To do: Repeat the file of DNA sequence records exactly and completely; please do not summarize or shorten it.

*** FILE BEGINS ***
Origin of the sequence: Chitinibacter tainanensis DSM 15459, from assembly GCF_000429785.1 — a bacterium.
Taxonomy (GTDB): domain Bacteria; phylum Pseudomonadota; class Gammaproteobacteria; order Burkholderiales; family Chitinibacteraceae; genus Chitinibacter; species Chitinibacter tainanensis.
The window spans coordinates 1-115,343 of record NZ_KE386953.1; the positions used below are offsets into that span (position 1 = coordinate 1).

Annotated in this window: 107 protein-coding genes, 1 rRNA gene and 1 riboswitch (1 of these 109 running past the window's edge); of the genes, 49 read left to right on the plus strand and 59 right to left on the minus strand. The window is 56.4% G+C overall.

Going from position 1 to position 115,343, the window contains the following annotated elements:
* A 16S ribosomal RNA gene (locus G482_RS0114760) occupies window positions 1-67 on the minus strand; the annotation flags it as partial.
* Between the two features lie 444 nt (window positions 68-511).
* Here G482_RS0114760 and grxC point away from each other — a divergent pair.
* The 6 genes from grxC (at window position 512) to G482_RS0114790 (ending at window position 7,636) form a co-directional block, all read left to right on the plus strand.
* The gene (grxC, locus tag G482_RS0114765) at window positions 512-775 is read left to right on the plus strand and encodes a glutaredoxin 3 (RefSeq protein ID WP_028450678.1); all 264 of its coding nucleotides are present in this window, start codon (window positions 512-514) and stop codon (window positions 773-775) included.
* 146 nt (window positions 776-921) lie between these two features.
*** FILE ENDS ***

Origin of the sequence: Chitinibacter tainanensis DSM 15459, from assembly GCF_000429785.1 — a bacterium.
Taxonomy (GTDB): domain Bacteria; phylum Pseudomonadota; class Gammaproteobacteria; order Burkholderiales; family Chitinibacteraceae; genus Chitinibacter; species Chitinibacter tainanensis.
The window spans coordinates 1-115,343 of record NZ_KE386953.1; the positions used below are offsets into that span (position 1 = coordinate 1).

Annotated in this window: 107 protein-coding genes, 1 rRNA gene and 1 riboswitch (1 of these 109 running past the window's edge); of the genes, 49 read left to right on the plus strand and 59 right to left on the minus strand. The window is 56.4% G+C overall.

Going from position 1 to position 115,343, the window contains the following annotated elements:
* A 16S ribosomal RNA gene (locus G482_RS0114760) occupies window positions 1-67 on the minus strand; the annotation flags it as partial.
* Between the two features lie 444 nt (window positions 68-511).
* Here G482_RS0114760 and grxC point away from each other — a divergent pair.
* The 6 genes from grxC (at window position 512) to G482_RS0114790 (ending at window position 7,636) form a co-directional block, all read left to right on the plus strand.
* The gene (grxC, locus tag G482_RS0114765) at window positions 512-775 is read left to right on the plus strand and encodes a glutaredoxin 3 (RefSeq protein ID WP_028450678.1); all 264 of its coding nucleotides are present in this window, start codon (window positions 512-514) and stop codon (window positions 773-775) included.
* 146 nt (window positions 776-921) lie between these two features.